At first listen to the new Chainsmokers album, Sick Boy, it feels like I have heard it enough times to be tired of it.
The Chainsmokers are not known for saying anything of substance in their songs, and this album is no different. Although lyrics themselves don’t have to be deep or particularly thought provoking, when there is almost nothing else noteworthy or interesting in the music, bad lyrics stick out like a Chainsmokers’ song at a funeral.
If you are unfamiliar with the Chainsmokers, I suggest opening up Spotify and clicking on any one of their top five tracks, and I imagine you will be struck with the feeling of seeing that aunt or cousin at a family get together. The face is familiar, but you’re not happy about seeing it.
To continue with the analogy, once you have heard the Chainsmokers’ song, in this case seeing the unwelcome, let’s call her Aunt Judy (don’t worry she doesn’t read this), she will undoubtedly come up to you and converse whether you want to or not.
A Chainsmokers song is no different. Once you’ve heard it, it will stay in your head whether you want it to or not. The Chainsmokers have mastered what I like to call the “call-me-maybe-effect” which might explain how they remain relevant even as the EDM wave ebbs and flows.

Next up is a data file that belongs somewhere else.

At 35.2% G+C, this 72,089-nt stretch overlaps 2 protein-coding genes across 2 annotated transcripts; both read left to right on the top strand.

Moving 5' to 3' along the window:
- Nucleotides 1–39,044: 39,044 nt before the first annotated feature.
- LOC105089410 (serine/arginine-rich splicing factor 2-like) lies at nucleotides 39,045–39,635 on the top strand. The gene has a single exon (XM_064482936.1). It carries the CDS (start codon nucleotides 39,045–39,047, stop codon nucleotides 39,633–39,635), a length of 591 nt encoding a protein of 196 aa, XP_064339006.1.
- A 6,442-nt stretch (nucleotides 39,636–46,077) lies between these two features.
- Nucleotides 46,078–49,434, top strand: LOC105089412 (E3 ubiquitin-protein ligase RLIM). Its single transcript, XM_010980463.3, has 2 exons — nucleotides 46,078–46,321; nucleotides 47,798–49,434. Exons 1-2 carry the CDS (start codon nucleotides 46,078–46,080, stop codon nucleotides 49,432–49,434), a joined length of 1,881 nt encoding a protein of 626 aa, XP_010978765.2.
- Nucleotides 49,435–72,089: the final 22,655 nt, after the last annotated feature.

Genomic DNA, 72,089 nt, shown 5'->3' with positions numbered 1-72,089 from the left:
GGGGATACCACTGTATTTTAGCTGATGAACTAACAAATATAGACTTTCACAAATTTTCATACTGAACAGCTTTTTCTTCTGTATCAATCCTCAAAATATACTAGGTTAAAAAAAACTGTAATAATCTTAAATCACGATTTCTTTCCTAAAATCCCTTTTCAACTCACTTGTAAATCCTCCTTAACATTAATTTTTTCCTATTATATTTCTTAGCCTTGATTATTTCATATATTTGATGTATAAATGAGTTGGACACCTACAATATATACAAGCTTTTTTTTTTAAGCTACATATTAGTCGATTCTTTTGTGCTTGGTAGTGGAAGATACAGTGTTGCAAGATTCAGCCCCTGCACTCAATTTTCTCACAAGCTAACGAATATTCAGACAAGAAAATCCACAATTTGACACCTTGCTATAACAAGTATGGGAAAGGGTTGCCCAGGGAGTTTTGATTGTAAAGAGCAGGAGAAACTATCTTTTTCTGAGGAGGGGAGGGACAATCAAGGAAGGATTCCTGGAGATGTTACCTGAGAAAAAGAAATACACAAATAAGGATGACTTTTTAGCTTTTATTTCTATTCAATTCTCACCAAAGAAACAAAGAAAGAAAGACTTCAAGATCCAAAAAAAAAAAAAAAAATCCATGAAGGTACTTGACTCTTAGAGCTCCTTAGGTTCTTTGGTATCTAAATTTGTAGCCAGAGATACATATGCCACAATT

On this album, the Chainsmokers have bucked the trend of having a semi-relevant female singer with an impressive range sing a lackluster hook that has little substance but is catchy and simple enough to have the stadium crowd singing along by the time the second chorus hits. They have instead managed to take three steps backward to return to the times when dance music was all about building to a “drop”. Do any of the drops pay off? In short, no.
They have found a very comfortable middle ground between the borderline seizure – inducing bass drops of Skrillex and the pseudo – emotional, over repetitive house hits from the likes of Kygo. This gray area between what EDM was and what house is is both safe and lackluster. It lacks both the immense build up and release of old EDM and the easy to listen to attractiveness of pop-house.
On this album, the most interesting sections are those done by other artists. The themes on this album range from new love to self-pity but don’t scratch the surface enough to get anything above a fifth-grade reading level.
I don’t think anyone is asking for a “Ulysses” reference or the same level of vulnerability you would offer a therapist, but there are ways of telling stories and conveying emotion through music that isw unattainable in the safe territory that the Chainsmokers insist on staying in.
They say that comparison is the thief of joy and to compare the Chainsmokers to electronic artists like Daft Punk or Justice would be both an injustice to the aforementioned artists and unfair to the Chainsmokers, but the band still shows little signs of growth or ingenuity.